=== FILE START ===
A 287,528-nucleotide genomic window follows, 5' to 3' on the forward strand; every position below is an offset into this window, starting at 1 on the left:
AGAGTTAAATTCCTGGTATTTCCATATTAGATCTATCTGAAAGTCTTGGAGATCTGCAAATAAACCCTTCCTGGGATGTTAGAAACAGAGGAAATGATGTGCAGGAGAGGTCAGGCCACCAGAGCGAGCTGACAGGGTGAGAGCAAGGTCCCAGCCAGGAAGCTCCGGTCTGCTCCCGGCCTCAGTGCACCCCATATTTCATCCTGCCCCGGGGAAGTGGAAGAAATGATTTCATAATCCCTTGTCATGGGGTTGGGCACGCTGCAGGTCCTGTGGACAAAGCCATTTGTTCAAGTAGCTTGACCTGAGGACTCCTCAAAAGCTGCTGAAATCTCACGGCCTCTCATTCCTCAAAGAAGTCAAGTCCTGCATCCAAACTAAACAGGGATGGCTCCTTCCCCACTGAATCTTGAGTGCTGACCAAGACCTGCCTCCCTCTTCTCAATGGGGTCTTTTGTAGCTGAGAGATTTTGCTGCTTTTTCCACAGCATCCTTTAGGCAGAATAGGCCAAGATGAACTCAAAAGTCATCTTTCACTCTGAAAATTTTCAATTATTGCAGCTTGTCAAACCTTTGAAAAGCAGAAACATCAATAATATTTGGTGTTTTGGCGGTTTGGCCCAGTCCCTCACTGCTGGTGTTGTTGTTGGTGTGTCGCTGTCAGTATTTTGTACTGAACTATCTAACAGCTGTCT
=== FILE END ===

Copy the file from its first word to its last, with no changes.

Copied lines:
A 287,528-nucleotide genomic window follows, 5' to 3' on the forward strand; every position below is an offset into this window, starting at 1 on the left:
AGAGTTAAATTCCTGGTATTTCCATATTAGATCTATCTGAAAGTCTTGGAGATCTGCAAATAAACCCTTCCTGGGATGTTAGAAACAGAGGAAATGATGTGCAGGAGAGGTCAGGCCACCAGAGCGAGCTGACAGGGTGAGAGCAAGGTCCCAGCCAGGAAGCTCCGGTCTGCTCCCGGCCTCAGTGCACCCCATATTTCATCCTGCCCCGGGGAAGTGGAAGAAATGATTTCATAATCCCTTGTCATGGGGTTGGGCACGCTGCAGGTCCTGTGGACAAAGCCATTTGTTCAAGTAGCTTGACCTGAGGACTCCTCAAAAGCTGCTGAAATCTCACGGCCTCTCATTCCTCAAAGAAGTCAAGTCCTGCATCCAAACTAAACAGGGATGGCTCCTTCCCCACTGAATCTTGAGTGCTGACCAAGACCTGCCTCCCTCTTCTCAATGGGGTCTTTTGTAGCTGAGAGATTTTGCTGCTTTTTCCACAGCATCCTTTAGGCAGAATAGGCCAAGATGAACTCAAAAGTCATCTTTCACTCTGAAAATTTTCAATTATTGCAGCTTGTCAAACCTTTGAAAAGCAGAAACATCAATAATATTTGGTGTTTTGGCGGTTTGGCCCAGTCCCTCACTGCTGGTGTTGTTGTTGGTGTGTCGCTGTCAGTATTTTGTACTGAACTATCTAACAGCTGTCT